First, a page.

The United Nations International Telecommunication Union (ITU) convened the World Radiocommunication Conference (WRC) in Geneva from November 2 to 27 2015. The conference is held every three to four years to revise the International Radio Regulation Treaty governing global use of the radio frequency spectrum and satellite orbit resources. Approximately 3,300 delegates participated, representing 162 out of 193 ITU Member States, and an additional 500 personnel attended representing 130 other entities, including industry, called “Sector Members.”
More than half of the 20 WRC-15 agenda items (AI) were operationally significant to Department of the Navy (DON) equities in air, land, sea, and space. One of the most discussed WRC-15 agenda items was the globally harmonized frequency allocation of International Mobile Telecommunications (IMT), known as the international standard for mobile broadband services, to support future generation cellular technology with increased data speeds.
The frequency bands below 6 GHz were the subject of this agenda item (AI 1.1 “IMT below 6 GHz”); interested parties participated in compatibility studies over the past three years to develop possible solutions. WRC-15 was able to narrow down the options to a solution that was agreeable to all participants, which included all 162 Member States and 130 Sector Members. The WRC is a consensus-based body, and it is extremely difficult to reach a consensus; needless to say, there were many sleepless nights during the conference.
The WRC-15 concluding agreement is called “Provisional Final Acts, World Radiocommunication Conference (WRC-15).” Although it was published right after the conference, it could take 5 to 10 years or more before resultant changes are realized in domestic radio regulation.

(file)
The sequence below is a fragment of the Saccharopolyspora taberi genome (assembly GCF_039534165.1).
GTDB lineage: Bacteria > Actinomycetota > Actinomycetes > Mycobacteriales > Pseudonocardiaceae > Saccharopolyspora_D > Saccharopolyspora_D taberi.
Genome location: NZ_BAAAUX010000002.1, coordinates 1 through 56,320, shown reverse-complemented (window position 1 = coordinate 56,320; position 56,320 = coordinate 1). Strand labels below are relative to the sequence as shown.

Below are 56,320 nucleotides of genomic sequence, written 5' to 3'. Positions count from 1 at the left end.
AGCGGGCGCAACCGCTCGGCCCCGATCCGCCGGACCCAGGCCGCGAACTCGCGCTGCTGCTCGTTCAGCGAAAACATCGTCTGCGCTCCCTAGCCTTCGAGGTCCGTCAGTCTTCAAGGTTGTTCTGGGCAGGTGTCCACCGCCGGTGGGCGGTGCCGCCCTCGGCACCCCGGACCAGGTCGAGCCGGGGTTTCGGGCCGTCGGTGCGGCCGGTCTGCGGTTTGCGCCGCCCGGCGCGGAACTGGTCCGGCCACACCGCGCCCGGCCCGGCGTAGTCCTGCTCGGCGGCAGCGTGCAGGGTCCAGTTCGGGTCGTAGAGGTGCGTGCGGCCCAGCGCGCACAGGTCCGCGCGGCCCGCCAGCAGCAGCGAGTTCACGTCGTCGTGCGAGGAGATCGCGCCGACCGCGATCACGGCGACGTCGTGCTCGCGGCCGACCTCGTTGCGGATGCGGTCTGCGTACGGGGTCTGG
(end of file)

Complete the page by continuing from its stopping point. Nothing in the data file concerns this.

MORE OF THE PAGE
In the United States, the Interdepartment Radio Advisory Committee (IRAC), chaired by the Department of Commerce National Telecommunications & Information Administration (NTIA), convenes an ad-hoc group to develop a WRC implementation proposal. The DON Chief Information Officer is a member of this ad-hoc group and is currently working with other federal agencies on a proposed best way forward. After the IRAC approves the proposal, it is sent to the Federal Communications Commission (FCC) for implementation.
While the outcomes of WRC-15 are being carefully examined, the international radio spectrum community has already started working toward the next WRC in 2019 (WRC-19). WRC-15 established approximately 27 agenda items for WRC-19 and also determined several for the following WRC in 2023. For example, a study similar to the above mentioned “IMT below 6 GHz” issue was added to the WRC-19 agenda. That compatibility study will address the frequency bands between 24 and 86 GHz, which represents a significant increase in the amount of frequency to be studied, from 6 GHz to 62 GHz.
The DON CIO is working closely with the DON Deputy CIO (Navy) and DON Deputy CIO (Marine Corps) to finalize the level of engagement required for WRC-19. The goal is to prevent or minimize the negative operational impacts on DON spectrum systems and promote interference-free environments.
Feedback from the DON spectrum operational community is welcome; comments can be forwarded to Fumie Wingo at firstname.lastname@example.org.
Fumie Nakahara Wingo is the DON International Spectrum Policy Lead in the office of the DON CIO.